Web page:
What is Digital History (Week 3)

I remember a few years ago, studying with some CS friends, I probably an old language from a paper book, them running experiments on a machine, a conversation arose about the idea of computers as the “new literacy”: just as the ability to control prose and poetry versus to keep simple accounts and records characterised a distinction between literacy and a sort of user-end literacy in the ancient world, I could check e-mail, but not programme, and therefore was not educated in today’s world! What a bunch of funny guys, right? The concerns beneath our little session of banter however provide the real meat of our first week’s readings. What does it mean to be digital and what command do we need over tools to operate in today’s world?

The question of the hour: what is digital history? We might distill from readings that “it” is a category of discussion, motivated by a desire to apprehend and perhaps to direct the changes in practise that emerge out of the shift to new technologies both by historians and by our history-practising culture at large. As a category of discussion, it also has an economic and financial aspect as practitioners negotiate within a living system of funding, work, and authority. The range of answers we get in “The Promise of Digital History” from historians participating in the JAH interview speak to “digital history” as this kind of deliberation.

Specific answers to the JAH interviews discuss concerns about changes in the tools, presentation, and audience that describe the discipline of history. I think of how print and mass print changed things: how research was done, etc. who had access, who practiced, the development of systems of research developed around the emergence of (more) multiple copies now more economically and widely distributed. These factors surely contributed to the slow replacement of history as creative interpretations of annals with the more rigorous and systematised history we think of today, the characteristics of the print-and-paper system infiltrating and shaping the components of the history artefact — from margins and font to formatted bibliographies.

We might reflect on the William Cronnon reading here as he describes the professional practise of history. What features of his model is digital practise renegotiating? Tim Sherratt’s presentation of his work provides our first example this class of a novel or innovative approach to doing history with new media, using the expanded capabilities of computing to analyse a large body of data. It is an effective and powerful alternative to the close reading and the monograph. As Dan Cohen noted in the JAH interview, the close reading is endangered by the ability to quickly find contradictory or complicating evidence with a quick Internet search. He cautions us not to ignore the power of new modes of research. I should add here that for the Art Historian, the problem is parallel to the historian’s insofar as the close reading of image documents. It seems to me that we must embrace “new literacy” if we are to pursue the degree of rigour we in fact developed digital tools to improve.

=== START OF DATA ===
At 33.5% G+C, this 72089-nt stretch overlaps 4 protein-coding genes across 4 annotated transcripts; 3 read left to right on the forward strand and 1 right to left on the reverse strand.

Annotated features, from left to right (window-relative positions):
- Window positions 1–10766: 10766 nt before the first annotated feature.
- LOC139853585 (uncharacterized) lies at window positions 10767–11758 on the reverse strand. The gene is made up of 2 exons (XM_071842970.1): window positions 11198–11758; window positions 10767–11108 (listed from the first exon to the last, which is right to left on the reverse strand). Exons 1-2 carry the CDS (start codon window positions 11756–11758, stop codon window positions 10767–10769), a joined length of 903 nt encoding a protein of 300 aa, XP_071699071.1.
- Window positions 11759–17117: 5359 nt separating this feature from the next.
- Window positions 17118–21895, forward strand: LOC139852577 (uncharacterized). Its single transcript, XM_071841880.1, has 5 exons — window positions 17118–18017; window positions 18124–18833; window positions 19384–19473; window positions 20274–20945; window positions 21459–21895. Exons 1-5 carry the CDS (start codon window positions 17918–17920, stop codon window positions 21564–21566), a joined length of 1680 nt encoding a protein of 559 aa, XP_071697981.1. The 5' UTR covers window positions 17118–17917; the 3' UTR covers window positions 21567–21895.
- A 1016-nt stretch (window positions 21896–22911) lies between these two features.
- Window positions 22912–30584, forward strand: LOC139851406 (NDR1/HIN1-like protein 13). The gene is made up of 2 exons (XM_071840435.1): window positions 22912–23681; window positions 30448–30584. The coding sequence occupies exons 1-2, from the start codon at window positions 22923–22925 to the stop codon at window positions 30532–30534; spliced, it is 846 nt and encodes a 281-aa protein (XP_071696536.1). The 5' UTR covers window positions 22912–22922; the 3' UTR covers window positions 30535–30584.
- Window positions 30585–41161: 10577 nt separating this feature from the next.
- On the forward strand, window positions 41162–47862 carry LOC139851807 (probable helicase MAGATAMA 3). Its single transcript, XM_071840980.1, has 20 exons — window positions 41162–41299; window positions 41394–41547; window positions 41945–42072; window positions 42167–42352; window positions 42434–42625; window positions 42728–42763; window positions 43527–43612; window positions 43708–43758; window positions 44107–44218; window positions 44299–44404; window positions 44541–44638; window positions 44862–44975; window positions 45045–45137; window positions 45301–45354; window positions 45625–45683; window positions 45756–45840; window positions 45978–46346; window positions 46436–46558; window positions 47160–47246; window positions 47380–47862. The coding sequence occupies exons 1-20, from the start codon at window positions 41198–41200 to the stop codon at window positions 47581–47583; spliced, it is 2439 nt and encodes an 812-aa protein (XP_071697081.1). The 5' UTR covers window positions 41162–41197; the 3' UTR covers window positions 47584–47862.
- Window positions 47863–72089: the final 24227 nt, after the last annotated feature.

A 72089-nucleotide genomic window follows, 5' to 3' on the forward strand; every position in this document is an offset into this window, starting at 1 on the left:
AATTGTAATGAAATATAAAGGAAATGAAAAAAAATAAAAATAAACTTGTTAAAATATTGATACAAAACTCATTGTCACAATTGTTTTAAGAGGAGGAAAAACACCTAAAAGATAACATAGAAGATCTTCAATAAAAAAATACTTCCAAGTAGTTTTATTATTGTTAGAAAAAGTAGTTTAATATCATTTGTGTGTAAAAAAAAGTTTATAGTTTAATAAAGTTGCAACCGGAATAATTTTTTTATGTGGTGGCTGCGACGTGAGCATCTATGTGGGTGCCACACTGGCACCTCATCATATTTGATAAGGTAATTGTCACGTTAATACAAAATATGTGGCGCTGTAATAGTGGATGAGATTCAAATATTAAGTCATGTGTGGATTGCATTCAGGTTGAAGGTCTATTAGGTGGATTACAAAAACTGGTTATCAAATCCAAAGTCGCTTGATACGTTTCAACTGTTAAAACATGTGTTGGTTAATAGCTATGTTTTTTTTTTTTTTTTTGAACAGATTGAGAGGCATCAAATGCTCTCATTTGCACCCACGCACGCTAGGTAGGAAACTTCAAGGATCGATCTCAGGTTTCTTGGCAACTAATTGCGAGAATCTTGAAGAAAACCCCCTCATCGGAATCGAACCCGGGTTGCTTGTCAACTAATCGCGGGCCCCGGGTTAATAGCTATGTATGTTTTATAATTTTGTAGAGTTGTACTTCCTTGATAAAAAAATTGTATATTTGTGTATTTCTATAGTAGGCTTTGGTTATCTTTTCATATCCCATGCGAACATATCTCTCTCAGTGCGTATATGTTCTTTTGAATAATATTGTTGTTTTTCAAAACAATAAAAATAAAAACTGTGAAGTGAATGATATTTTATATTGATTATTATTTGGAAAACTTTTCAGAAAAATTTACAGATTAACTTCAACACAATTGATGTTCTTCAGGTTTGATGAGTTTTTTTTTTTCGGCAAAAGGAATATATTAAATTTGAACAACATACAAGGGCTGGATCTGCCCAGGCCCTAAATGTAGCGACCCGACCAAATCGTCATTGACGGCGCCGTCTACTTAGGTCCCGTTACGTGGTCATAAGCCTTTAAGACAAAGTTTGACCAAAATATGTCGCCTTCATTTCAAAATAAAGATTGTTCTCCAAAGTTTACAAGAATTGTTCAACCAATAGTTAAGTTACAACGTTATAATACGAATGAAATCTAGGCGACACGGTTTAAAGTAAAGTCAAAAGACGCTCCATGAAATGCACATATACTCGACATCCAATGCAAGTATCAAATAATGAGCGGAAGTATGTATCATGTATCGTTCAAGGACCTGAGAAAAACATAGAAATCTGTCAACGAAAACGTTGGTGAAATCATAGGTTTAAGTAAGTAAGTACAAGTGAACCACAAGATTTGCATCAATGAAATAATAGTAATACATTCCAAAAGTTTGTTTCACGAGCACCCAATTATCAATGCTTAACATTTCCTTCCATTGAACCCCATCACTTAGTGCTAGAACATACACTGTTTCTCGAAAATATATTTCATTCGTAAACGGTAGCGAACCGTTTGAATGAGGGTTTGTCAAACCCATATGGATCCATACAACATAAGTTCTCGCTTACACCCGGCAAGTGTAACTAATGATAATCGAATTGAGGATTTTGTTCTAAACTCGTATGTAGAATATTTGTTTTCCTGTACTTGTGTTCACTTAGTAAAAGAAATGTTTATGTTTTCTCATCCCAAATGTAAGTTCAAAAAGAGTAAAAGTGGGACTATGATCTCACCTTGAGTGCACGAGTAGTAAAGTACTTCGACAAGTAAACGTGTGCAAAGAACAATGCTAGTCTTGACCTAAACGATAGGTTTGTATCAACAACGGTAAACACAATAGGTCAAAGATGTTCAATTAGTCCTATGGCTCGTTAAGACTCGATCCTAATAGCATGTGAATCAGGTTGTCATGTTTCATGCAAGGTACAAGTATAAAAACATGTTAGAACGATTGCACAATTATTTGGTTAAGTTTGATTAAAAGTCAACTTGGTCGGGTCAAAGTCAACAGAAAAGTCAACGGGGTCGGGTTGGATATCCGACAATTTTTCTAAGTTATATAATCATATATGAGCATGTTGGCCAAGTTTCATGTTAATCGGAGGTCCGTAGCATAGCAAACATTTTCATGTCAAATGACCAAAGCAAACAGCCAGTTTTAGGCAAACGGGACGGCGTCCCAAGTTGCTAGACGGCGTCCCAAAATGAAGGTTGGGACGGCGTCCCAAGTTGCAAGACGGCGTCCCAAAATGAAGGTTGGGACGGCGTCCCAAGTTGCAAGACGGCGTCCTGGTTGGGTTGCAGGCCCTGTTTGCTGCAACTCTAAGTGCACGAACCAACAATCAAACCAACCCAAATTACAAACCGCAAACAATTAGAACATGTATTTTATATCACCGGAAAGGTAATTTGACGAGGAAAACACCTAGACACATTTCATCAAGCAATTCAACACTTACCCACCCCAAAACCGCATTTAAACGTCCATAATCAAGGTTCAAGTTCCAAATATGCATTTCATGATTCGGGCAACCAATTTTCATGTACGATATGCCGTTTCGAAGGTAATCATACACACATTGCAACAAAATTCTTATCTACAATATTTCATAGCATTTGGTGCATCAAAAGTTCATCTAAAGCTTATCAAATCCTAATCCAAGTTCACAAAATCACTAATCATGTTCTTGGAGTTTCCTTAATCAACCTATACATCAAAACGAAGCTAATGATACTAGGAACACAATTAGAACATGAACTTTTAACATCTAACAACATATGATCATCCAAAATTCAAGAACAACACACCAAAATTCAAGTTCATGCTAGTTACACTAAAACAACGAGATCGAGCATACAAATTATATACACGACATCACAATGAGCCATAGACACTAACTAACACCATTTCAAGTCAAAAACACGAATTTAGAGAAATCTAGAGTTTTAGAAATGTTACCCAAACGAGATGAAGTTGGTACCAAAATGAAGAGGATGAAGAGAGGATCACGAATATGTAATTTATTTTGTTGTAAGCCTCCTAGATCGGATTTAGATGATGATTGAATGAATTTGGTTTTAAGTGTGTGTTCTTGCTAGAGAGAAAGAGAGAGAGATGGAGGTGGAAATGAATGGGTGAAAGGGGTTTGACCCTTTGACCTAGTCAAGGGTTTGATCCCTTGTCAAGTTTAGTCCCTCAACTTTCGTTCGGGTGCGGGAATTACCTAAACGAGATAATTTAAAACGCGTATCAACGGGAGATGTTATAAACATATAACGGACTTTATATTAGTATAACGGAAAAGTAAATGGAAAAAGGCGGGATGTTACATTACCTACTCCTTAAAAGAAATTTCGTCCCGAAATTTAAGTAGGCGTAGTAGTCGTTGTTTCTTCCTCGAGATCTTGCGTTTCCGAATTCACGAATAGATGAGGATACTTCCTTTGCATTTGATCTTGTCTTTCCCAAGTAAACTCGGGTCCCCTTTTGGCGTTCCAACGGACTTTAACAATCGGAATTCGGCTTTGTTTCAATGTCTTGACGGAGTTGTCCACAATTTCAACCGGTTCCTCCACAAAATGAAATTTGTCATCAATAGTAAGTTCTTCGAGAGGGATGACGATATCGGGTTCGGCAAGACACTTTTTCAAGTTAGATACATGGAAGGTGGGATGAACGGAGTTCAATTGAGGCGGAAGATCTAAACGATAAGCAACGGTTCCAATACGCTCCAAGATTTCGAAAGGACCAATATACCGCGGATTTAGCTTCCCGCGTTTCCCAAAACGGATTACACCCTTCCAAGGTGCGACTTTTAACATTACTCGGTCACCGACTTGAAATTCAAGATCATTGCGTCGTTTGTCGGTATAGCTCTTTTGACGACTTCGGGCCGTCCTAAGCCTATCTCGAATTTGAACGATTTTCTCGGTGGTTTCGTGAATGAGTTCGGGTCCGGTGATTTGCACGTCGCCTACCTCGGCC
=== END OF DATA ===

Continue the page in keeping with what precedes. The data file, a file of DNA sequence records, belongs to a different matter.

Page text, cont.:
There’s an interesting point in that statement though: to date, we have been developing tools to improve tasks we were already doing, but in turn are changed by the tools we use as we use them in new ways. But the idea of literacy itself seems problematic to some of the commentators, especially in the JAH interview as they ask to what degree we should expect graduate students to learn programming. I suppose its the difference between the building and operating a printing press and commanding prose though. Perhaps our goals should be, rather than learning to programme, learning to make use of the growing body of applications that allow a user to develop and analyse digital content and to be informed enough to communicate with developers of tools about the needs of historians This is Cohen’s solution and William Turkel’s, the later with the caveat that “architects know about plumbing”… a lot about plumbing.

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Public History/Citizen History Reading Reflection

I was most interested in the reading for today that came from Rose Holley on how libraries, based on well-illustrated examples drawn from other fields, might make use of “crowdsourcing,” perhaps better called “digital volunteerism” in order to perform a variety of tasks. These might include the generation and fleshing out of bibliographic records in a user-networking-type-format where users generate content and have access to content generated by other users.

For my first week’s practicum (post forthcoming) evaluating a pair of sites on the World History Sources site, I looked at two sites on ancient coins that vaguely related to my anticipated course project in mapping numismatic data. Although these sites were general informational sites intended as mere introduction, for school children and the community respectively, to the existence and classification of ancient coins, I was perfectly alarmed by some of the limitations in labeling and description, and most of all by the limits in numbers of coins included. The sites I viewed must be judged as introductory teaching sites, but my alarm certainly reflected anxieties I’ve been having about my own project: if I wish to prepare a mapping tool for analysis of all provenanced Kushan coins, that’s one thing, but where on earth would I get all the data? How could I possibly make what I want within the constraints of the semester? Because the bottom line, folks, is that I want to make this tool because I want to use it myself.